Fast & Curious: Short Takes on Random Issues

First of all, thank you to the candidates who took the time to respond to our questions — Michelle Dockrill, Lois Foster, Jodi McDavid and Kenzie MacNeil. As promised, we extended the deadline to Thursday at 5:00 PM for those candidates who had not yet replied, and here are the results of that extension:

Alfie MacLeod, Jaime Battiste, Randy Joy, Archie MacKinnon.

Alfie MacLeod, Jaime Battiste, Randy Joy, Archie MacKinnon.


Alfie MacLeod (Conservative Party of Canada), Jaime Battiste (Liberal Party of Canada), Randy Joy (Veterans Coalition Party of Canada) and Archie MacKinnon (Independent) did not answer the Spectator‘s questions.

Top: Billy Joyce, Eddie Orrell, Laurie Suitor. Bottom: Clive Doucet, Darelene LeBlanc, Mike Kelloway.

Top: Billy Joyce, Eddie Orrell, Laurie Suitor. Bottom: Clive Doucet, Darelene LeBlanc, Mike Kelloway.

Cape Breton-Canso

Billy Joyce (People’s Party of Canada) Eddie Orrell (Conservative Party of Canada), Laurie Suitor (NDP), Clive Doucet (Green Party of Canada), Darlene LeBlanc (National Citizens Alliance) and Mike Kelloway (Liberal Party of Canada) did not answer the Spectator‘s questions.

To show our civic-mindedness, we’re removing the paywall on these election edition stories today (Friday) so anyone who wishes to read them before Monday’s election may do so.

And now, here are our thoughts on what we heard (with the exception of Michelle Smith’s, she is working in a different time zone this week and her answers will be added as soon as received):


Dolores Campbell

Would your party or, in the case of the independents, you, consider establishing a Guaranteed Annual Income for all Canadians that would provide them with at least the basics of life?

Only four of the candidates running for federal seats in Cape Breton bothered to take the time to respond to my question re: a guaranteed annual income. This was a little surprising to me, given what they’ve all told us about how their particular party understands the problems facing those in our communities who are struggling financially.

I saw today on social media a term which, I admit, I had never heard before, “unsatisfied basic needs” or UBN, a measure of poverty which sounds mealy-mouthed to me. How about HCH — Hungry, Cold and Homeless?


Both Independent candidates — Kenzie MacNeil in Sydney-Victoria and Michelle Dockrill in Cape Breton Canso — are supporters of a GAI, MacNeil since the 1970s. Dockrill was able to reference the policy enacted in Dauphin, Manitoba in the 1970s as well as Kathleen Wynne’s similar plan in Ontario. (You know the one, the one that Doug Ford unceremoniously cancelled soon after his election.)

Green Party of Canada

Lois Foster, representing the Green Party in Sydney-Victoria, stated that a “Guaranteed Living Income” (GLI) is costed in their platform, although the party’s own costing document states:

Over the longer term, the GPC intends to negotiate [with] other orders of government to implement a Guaranteed Livable Income, to effectively eliminate the fear of job loss and poverty. It is not yet clear how much such a program would cost or what cost reductions in existing programs it would enable, nor how such costs and benefits would be shared among governments.

The platform explains the program this way:

Establish a universal Guaranteed Livable Income (GLI) program to replace the current array of income supports, such as disability payments, social assistance and income supplements for seniors.

Building on the MBM [Market Basket Measure], payment would be set at a “livable” level for different regions of the country. The negotiation to implement a livable income across the country would take place through the Council of Canadian Governments. Unlike existing income support programs, additional income would not be clawed back. Those earning above a certain total income would pay the GLI back in taxes

Independents would be able to support the Greens’ promise of a GLI should the Greens form a government or be in a position to put forward a GAI policy to whichever party does form one, although most of us would deem either scenario as pretty much an impossibility, given the polls. What I like about the Greens’ stance is that any money earned by recipients of their GLI would not be clawed back but taxes would be paid on their total income. Personally, I would prefer if they paid taxes only on their earned income, but just the fact that the Greens have a GLI plan in their platform is a good thing.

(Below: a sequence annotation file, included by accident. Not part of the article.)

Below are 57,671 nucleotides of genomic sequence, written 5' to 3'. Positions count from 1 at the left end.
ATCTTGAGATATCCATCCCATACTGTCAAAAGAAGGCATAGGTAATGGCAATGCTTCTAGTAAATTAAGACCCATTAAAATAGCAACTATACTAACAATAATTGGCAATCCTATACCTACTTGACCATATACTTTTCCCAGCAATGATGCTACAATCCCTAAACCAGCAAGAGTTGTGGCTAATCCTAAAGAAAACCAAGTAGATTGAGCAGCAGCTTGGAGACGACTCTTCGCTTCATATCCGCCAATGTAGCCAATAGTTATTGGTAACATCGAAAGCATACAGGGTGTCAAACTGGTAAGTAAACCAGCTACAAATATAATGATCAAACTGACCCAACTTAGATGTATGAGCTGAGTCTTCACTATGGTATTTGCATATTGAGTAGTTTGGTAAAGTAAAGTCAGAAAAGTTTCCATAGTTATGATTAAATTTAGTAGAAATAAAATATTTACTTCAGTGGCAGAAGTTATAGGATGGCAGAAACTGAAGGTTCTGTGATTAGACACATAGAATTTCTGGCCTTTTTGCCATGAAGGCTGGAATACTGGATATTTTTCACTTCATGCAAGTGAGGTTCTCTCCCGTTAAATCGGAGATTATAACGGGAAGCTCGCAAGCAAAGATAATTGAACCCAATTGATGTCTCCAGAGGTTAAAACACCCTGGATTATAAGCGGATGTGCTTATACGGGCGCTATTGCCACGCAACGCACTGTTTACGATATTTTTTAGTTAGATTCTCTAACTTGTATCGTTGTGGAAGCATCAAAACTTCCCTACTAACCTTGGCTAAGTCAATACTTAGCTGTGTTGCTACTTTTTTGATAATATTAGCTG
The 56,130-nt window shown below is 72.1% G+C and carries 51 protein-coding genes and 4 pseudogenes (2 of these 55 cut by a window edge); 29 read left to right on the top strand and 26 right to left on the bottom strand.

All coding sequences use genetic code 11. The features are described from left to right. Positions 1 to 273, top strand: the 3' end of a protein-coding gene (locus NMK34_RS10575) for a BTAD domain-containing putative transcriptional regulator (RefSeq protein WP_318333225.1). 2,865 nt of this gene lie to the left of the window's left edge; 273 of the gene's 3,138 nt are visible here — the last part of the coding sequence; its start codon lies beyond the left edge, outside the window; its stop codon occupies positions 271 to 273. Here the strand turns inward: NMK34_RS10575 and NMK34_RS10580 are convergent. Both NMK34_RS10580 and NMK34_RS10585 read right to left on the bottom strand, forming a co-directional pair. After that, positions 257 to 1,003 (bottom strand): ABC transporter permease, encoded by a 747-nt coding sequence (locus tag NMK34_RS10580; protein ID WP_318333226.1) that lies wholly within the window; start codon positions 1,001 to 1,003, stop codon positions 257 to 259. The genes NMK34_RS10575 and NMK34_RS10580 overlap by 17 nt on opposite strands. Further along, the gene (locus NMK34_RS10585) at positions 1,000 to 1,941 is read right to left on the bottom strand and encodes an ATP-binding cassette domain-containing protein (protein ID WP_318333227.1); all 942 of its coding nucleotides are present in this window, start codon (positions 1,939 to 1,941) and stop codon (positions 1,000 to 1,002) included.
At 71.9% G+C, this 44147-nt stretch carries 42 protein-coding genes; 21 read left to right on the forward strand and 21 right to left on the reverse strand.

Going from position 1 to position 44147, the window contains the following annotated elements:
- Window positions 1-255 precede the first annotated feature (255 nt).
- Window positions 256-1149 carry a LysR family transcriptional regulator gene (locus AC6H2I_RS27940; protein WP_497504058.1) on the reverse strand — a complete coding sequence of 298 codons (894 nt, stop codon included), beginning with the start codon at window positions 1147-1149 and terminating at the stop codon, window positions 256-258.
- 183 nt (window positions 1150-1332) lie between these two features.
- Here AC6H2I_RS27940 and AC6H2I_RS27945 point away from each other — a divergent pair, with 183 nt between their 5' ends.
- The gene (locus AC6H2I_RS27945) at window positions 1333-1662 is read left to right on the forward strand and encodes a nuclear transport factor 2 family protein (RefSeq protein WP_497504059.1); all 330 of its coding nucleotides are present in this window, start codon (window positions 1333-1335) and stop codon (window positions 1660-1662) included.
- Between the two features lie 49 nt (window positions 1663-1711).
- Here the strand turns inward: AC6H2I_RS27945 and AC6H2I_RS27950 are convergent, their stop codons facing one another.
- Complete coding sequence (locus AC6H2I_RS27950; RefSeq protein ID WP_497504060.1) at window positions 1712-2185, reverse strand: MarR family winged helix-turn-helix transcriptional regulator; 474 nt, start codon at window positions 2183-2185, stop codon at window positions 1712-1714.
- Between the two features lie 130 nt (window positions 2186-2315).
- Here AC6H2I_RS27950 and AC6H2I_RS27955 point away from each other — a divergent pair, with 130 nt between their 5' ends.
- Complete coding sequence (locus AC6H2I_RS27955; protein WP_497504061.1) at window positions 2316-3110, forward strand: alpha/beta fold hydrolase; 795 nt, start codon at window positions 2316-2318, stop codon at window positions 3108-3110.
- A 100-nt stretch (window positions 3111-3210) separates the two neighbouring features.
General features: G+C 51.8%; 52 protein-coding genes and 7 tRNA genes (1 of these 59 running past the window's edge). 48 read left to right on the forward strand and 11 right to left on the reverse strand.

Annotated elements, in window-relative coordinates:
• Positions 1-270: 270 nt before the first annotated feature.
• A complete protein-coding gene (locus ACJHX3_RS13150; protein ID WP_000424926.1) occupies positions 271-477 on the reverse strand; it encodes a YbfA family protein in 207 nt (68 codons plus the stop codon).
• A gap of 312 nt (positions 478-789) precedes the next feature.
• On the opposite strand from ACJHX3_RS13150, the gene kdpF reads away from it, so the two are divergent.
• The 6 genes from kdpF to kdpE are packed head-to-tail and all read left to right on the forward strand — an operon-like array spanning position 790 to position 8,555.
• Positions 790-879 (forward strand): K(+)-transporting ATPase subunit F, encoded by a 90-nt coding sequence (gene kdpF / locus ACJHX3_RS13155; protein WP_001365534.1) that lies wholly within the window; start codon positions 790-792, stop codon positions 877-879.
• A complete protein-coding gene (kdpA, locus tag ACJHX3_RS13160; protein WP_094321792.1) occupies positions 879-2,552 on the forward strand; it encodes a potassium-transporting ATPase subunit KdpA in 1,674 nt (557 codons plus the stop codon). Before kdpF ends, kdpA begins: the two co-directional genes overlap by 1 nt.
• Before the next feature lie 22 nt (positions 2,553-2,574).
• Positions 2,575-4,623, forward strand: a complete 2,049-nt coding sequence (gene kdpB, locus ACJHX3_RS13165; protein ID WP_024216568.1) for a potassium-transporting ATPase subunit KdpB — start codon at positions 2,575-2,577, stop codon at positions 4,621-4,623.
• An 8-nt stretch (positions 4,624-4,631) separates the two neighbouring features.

As for the NDP platform, as outlined by Jodi McDavid, they are promising the sun, the moon and the stars with a platform expected to result in a $32.7 billion deficit in the first year with a projected increase in revenue of $30 billion. It would be hard to be critical of such wide-ranging measures that would assist so many, but why they would not have included a basic income plan seems very strange to me. McDavid found fault with the $16,800 that was given single people as part of the GAI pilot program in Ontario, but I’ve read the stories of some who were on the receiving end of that money and how it changed their lives for the better.

The NDP plan, or parts of it, could very well be implemented, given how the polls are indicating a very close election that could put them in a position to form a coalition with another party, although they insist they would not do so with the Conservatives. (That, of course, could change on a dime.) But I believe having the NDP as part of a coalition government, pushing to implement the best policies of both parties, could only be a good thing. And who knows? Somewhere along the way, the voices of those most vulnerable in our society might finally be heard.


Sean Howard


Non-Violence is a bronze sculpture by Swedish artist Carl Fredrik Reuterswärd of an oversized Colt Python .357 Magnum revolver with a knotted barrel and the muzzle pointing upwards. Reuterswärd made this sculpture after singer-songwriter and peace activist John Lennon was murdered. There are now 32 copies of the statue around the world, including this one at the UN headquarters in New York. (Wikipedia)

In the 1990s Canada was a leader on international disarmament, receiving plaudits for its role in negotiating the ‘Ottawa Convention’ banning landmines, and earning the nickname ‘the nuclear nag’ for its efforts to move NATO away from reliance on nuclear weapons. Today, Canada stands with the nuclear-weapon states in opposing the new UN Nuclear Ban Treaty, and has ceased to champion the ‘human security’ agenda it helped to shape. What would your party – and you personally – do to restore Canada’s credibility as a country that does more than ‘talk the talk’ on peace?”

I am grateful for the thoughtful and interesting responses received, though also dismayed — if not surprised — at the deafening silence of the candidates of the two traditional governing parties. Both the Liberals and Conservatives, in fact, are turning their backs on their own record of taking issues of peace and disarmament seriously. A gulf, indeed, appears to be opening between those for whom a ban on nuclear weapons makes perfect moral, human and political sense, and those who appear to have banished the subject from their minds and consciences.